Offering repayment for your outstanding home loan and a guaranteed cash value back once the scheme ends, MLTA best resembles the life insurance policies we are familiar with. They help keep your family afloat in the event of your death or total permanent disability and are transferable to other properties, so you can use it to insure new property loans too. 

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3. Know your creditworthiness

Once your budget system is set up and your emergency fund funded, Suyin states that it’s important to determine your creditworthiness. This refers to your eligibility in receiving financial credit from banks. Your creditworthiness is based on your reliability and track record in paying off debt or loans in the past, including your credit card payment history.  

Suppose you have an excellent financial track record, in that case, you will be in favour of many banks as they will be more likely to approve your home loan application. So, make sure you have a healthy credit score, ranging from 650 to 850. You can also check your credit report/score in advance from one of these credit reporting agencies in Malaysia: CTOS, CCRIS, or Experian. Go the extra mile and ask your bankers how much you are eligible to take out as a loan on your current income before you start shopping for your first home. 

4. Calculate your Debt Service Ratio (DSR)

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Debt Service Ratio (DSR) is the ratio of your total debt to your household income, so it measures your ability to settle your debt obligations. Your DSR is one of the three main components of your risk profile, so having a good DSR score increases your chances of loan approval. Since different banks have varying DSR thresholds, it’s best to do some research first to avoid getting rejected. A loan rejection can set you back 3-6 months before you can apply for another. 

Aside from considering your monthly commitments and ensuring that the mortgage instalment shouldn’t exceed 30% of your take-home pay, knowing how to calculate your DSR could come in handy. Start by calculating your net income and then divide it by your total monthly commitments and financial obligations. Finally, multiply the result by 100 to obtain your DSR percentage. Here’s the formula:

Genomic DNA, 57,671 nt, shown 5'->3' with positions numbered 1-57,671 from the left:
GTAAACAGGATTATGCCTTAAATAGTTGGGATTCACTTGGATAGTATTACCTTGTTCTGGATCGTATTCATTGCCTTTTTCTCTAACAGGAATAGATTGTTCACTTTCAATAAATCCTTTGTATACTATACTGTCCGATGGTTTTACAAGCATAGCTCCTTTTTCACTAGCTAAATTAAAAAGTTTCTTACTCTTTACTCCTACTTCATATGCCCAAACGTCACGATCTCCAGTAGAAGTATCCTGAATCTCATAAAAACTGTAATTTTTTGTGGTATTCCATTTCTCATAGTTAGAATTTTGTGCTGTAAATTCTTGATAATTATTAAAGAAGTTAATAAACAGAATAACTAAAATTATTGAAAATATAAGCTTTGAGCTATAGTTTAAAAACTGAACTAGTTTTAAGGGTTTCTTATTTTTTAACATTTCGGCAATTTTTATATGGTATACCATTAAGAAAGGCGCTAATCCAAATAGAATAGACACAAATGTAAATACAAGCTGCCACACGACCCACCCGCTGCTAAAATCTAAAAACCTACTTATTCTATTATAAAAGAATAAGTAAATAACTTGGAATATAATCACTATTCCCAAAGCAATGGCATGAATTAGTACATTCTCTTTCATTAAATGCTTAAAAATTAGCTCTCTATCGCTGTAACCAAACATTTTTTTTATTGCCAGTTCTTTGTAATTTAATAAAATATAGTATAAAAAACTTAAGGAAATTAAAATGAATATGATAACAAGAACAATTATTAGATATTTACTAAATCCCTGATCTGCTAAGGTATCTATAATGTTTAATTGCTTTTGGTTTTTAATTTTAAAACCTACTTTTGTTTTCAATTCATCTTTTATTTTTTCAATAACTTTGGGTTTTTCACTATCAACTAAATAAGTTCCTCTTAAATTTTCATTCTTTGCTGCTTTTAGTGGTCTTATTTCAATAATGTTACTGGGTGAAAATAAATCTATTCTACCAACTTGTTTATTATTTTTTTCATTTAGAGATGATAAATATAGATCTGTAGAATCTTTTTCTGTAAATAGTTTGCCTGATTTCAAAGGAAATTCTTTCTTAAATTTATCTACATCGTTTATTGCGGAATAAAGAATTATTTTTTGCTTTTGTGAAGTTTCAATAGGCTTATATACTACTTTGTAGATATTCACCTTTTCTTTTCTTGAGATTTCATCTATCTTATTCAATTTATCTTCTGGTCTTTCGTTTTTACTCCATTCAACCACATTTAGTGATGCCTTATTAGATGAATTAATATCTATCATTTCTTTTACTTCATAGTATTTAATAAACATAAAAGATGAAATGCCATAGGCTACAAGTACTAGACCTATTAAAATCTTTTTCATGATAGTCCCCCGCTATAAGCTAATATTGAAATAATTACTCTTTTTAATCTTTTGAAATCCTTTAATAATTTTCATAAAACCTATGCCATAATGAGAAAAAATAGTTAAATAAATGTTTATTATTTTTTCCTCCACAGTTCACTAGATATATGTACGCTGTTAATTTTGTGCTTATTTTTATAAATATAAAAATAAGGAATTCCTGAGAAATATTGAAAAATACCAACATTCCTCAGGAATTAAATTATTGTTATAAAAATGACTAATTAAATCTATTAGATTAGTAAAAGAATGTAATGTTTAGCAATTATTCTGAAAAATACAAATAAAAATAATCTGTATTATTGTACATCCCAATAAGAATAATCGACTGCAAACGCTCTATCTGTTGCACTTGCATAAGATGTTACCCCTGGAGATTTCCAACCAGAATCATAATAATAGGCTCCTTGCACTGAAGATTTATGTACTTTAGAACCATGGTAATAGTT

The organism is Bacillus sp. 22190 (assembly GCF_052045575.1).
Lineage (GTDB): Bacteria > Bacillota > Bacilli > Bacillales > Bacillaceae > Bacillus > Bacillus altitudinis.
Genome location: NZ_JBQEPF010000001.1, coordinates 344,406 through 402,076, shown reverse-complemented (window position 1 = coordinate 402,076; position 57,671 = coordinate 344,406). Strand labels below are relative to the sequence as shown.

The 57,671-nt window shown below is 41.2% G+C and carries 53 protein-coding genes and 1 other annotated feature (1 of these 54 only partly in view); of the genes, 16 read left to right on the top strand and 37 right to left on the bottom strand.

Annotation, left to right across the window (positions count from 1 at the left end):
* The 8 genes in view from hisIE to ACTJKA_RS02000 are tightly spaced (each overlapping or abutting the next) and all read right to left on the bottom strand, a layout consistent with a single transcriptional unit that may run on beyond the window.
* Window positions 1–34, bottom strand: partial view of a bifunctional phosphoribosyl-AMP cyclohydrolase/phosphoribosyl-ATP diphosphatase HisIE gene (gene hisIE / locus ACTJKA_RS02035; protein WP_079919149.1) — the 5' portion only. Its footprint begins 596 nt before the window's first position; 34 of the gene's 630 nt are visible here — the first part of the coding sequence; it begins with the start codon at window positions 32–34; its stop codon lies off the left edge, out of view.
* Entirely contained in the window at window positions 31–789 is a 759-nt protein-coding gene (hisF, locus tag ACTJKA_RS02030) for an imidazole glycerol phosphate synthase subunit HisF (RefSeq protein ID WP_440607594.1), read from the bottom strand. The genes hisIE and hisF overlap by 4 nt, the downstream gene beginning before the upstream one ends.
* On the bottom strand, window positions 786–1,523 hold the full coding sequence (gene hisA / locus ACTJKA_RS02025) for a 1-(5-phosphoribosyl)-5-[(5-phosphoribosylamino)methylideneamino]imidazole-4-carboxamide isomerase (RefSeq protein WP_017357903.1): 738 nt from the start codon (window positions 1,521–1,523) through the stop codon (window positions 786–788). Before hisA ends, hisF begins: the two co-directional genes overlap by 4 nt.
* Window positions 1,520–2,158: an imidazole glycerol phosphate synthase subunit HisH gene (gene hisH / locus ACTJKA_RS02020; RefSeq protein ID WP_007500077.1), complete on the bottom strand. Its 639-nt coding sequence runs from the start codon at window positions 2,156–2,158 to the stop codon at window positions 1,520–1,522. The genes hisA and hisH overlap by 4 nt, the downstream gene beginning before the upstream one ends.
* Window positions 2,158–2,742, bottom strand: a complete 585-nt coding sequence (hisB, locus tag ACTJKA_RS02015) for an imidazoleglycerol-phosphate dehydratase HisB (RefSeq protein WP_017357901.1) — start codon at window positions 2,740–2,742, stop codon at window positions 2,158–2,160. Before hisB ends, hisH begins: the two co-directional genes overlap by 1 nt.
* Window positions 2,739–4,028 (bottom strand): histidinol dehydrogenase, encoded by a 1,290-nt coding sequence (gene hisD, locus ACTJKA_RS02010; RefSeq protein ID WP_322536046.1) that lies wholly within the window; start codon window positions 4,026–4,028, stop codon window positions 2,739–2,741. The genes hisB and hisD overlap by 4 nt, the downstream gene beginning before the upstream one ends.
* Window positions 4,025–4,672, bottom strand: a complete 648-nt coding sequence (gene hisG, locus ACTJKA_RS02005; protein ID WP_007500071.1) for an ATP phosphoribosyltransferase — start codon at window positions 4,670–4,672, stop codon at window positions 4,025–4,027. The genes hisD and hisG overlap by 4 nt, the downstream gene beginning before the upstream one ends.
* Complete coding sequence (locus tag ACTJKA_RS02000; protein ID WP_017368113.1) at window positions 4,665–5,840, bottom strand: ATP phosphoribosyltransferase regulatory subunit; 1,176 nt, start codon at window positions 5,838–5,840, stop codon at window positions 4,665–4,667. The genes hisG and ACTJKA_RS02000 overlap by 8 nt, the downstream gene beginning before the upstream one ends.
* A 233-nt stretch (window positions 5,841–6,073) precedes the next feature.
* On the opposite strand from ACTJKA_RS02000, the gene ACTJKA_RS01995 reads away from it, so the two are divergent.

DSR = Debt/Net Income x 100 

Most banks in Malaysia accept a maximum DSR of around 65-70%, so make sure you calculate your DSR before you make a loan application. Alternatively, you may also use iProperty’s tool called LoanCare. The tool is tailored to help you determine your home loan eligibility and compare them with up to 17 banks in Malaysia. 

5. Be aware of the additional costs of homeownership (there is always more!)

When it comes to homeownership, surprises tend to be bad for your finances, says Suyin. Not to scare you off, but in addition to the down payment, there are also more costs to consider post-purchase. This includes maintenance fees, sinking funds, assessment tax, and utility bills such as water, electricity, sewage, internet and gas. 

Additionally, you will require money for home renovation and furnishing to turn your place into a home. A good benchmark is roughly 10-15% of your property price, but there is always a tendency to overspend! Make sure to conduct your due diligence beforehand as many first time homeowners get carried away with beautifying their property.  

CHECK OUT: How much does a home renovation cost in Malaysia?  

Securing your first residential property can be a complex process. Keep in mind that you will be living in this house for a number of years, so take your time to conduct the necessary research and first get your finances in order. Learning everything you can about the financial aspects of homeownership can be daunting – we recommend reading these property guides to familiarise yourself with home financing in Malaysia.  

 Suyin Ong started a YouTube channel in 2019 to advocate for normalising money conversations and investing. Currently, Suyin is working on All Gifted Malaysia, a digital school that provides access to quality international school education that is fully online.

Disclaimer: The information is provided for general information only. Malaysia Sdn Bhd makes no representations or warranties in relation to the information, including but not limited to any representation or warranty as to the fitness for any particular purpose of the information to the fullest extent permitted by law. While every effort has been made to ensure that the information provided in this article is accurate, reliable, and complete as of the time of writing, the information provided in this article should not be relied upon to make any financial, investment, real estate or legal decisions. Additionally, the information should not substitute advice from a trained professional who can take into account your personal facts and circumstances, and we accept no liability if you use the information to form decisions.